He moved toward her, extending a hand and unable to help but note how incredibly beautiful she was. She was a good seven or eight inches shorter than him. Slender-framed. Her white sweater clung to her full breasts, and her brown skirt showed off her narrow waist, hips and shapely legs. But it was her chin-length strawberry-blond hair, feminine features and long-lashed emerald eyes that really caught his attention. Made him realize he really needed to get on with this. Tough as it was going to be.

He clasped her palm. “Mrs. Hewitt. I’m Lieutenant Zach Callahan.”

She returned his grasp politely before abruptly letting go and taking a step back. Huffing out a breath, she looked him in the eye. “Here to pay your condolences. I know.”

Actually, he hadn’t planned to bring that up. Not right away, anyway. But now that she had, he nodded soberly. “I’m sorry for your loss.”

She surveyed him dispassionately. “Did you know my husband?”

“Yes. We attended a six-week training course together, several years ago.”

“I see.” Her eyes clouded over.

Compelled to say something comforting, Zach continued, “He was a fearless soldier. Smart. Dedicated. Quick to react, no matter what the situation.”

Her expression grew even more remote. She didn’t seem to want to hear how admired her late spouse had been. “Yes, well, thank you for stopping by, Lieutenant Callahan. I appreciate your condolences.” She moved as if to show him the door.

He lifted a hand. “But that’s not why I’m here,” he said.

She stopped. Waited. Somewhat impatiently.

“I’m here to talk about the child you are adopting.”

Every inch of her delectable body went still. For a second, she barely seemed to breathe. “Quinn?”

A mixture of guilt and determination roared through him. “Yes.”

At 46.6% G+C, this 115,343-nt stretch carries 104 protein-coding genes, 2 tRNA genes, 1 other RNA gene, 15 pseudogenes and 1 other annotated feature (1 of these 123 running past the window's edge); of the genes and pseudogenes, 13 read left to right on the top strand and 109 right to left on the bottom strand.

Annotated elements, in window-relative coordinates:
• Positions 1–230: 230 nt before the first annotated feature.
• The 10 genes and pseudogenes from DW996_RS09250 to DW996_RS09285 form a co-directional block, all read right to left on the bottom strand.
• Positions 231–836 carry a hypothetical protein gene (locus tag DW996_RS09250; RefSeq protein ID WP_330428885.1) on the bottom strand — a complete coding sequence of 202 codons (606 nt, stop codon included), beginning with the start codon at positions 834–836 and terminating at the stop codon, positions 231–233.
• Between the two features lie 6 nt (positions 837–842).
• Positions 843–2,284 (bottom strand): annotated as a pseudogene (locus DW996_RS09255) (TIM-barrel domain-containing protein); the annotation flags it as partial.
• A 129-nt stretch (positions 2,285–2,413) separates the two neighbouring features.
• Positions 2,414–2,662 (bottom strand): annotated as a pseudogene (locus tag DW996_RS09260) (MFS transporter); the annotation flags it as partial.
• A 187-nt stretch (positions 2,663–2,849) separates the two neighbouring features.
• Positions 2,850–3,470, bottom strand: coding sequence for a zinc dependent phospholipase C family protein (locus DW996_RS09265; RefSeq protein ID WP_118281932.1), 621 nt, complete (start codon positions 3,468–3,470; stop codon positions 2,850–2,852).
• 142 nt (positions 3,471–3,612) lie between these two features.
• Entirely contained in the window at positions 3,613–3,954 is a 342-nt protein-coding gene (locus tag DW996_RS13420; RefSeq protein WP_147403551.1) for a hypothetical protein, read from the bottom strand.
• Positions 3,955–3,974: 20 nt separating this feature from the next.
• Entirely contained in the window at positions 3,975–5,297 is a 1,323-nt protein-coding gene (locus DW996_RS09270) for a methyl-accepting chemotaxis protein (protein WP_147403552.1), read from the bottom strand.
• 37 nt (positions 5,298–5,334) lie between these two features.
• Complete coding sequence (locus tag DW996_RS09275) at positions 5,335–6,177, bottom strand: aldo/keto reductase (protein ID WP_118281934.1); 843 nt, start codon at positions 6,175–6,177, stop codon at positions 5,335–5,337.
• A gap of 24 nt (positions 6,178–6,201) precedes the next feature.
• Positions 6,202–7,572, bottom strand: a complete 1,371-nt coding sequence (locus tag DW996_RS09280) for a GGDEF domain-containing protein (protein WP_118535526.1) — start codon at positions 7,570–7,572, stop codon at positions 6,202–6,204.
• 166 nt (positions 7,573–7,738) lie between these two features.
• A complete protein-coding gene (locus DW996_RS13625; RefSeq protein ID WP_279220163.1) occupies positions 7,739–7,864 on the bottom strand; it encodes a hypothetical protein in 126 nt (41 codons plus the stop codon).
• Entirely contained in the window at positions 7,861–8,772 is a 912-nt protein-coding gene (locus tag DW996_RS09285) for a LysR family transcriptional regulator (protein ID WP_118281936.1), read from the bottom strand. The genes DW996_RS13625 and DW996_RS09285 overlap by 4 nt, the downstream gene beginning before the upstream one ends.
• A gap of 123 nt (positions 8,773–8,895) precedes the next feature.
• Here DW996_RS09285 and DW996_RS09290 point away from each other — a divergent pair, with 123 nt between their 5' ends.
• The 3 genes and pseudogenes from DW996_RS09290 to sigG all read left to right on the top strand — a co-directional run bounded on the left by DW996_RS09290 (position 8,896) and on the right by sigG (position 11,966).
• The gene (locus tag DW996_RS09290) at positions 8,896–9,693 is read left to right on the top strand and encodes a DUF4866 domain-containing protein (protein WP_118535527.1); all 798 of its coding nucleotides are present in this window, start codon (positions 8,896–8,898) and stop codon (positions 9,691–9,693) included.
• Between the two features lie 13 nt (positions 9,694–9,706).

She came toward him once again. Looking every inch the fiercely protective mama bear now. Eyes sparkling with emotion, she lifted her chin in challenge. Which did not surprise Zach one bit. For four months now, she had been caring for the infant, whose mother had died in a car accident while in the middle of moving across the country. “What about him?” she demanded in a tone that said she had become far more than a temporary foster mother to the boy.

There was no easy way to say it.

“I think he’s mine.”


Faith stared at Zach in shock. Certain this must be some very bad joke. “There’s no father listed on his birth certificate!” she blurted before she could stop herself.

He met her gaze equably. “It doesn’t surprise me. I don’t think Annette wanted me to be part of our child’s life.”

Her heart pounding, she folded her arms militantly across her chest. “And why would that be?”

Acceptance tautened his handsome features. “Because we had ended our relationship,” he stated with a tinge of regret. “And I’m gone more than I’m around.”

How well she knew that lifestyle. Pushing aside the old bitterness and remembered loneliness, she took a closer look at the insignia patch on his camo uniform and forced herself to lower her voice. “You’re a Navy SEAL?”


Which meant he had gone through some of the toughest training around and would be a formidable adversary. If it came to that. But it might not. This could all be just a terrible mistake.

She moved away from him, her back to the late autumn sunshine streaming in through the windows. “Assuming what you suspect is correct, why haven’t you claimed your child before now?”

“I didn’t know I had a child until a few weeks ago, when I got back from a three-month mission.”

She knew about those, too. “In which you were incommunicado the whole time,” she mused.

He nodded curtly.

That explained part of it, she thought sympathetically. But not all. She straightened. “What about the two months prior to that?” she persisted. “The time around when Quinn was actually born? Annette gave birth to him nearly five months ago.”

He leveled his gaze on hers. “And we broke up six months before that.”

Faith did some fast calculations. “So she would have been pregnant?”

“While we were still together? Yes.” He squinted. “Annette had to have been in her first trimester.”

Wary of letting him into her and Quinn’s lives in even the slightest way, she declared, “And you had no idea.”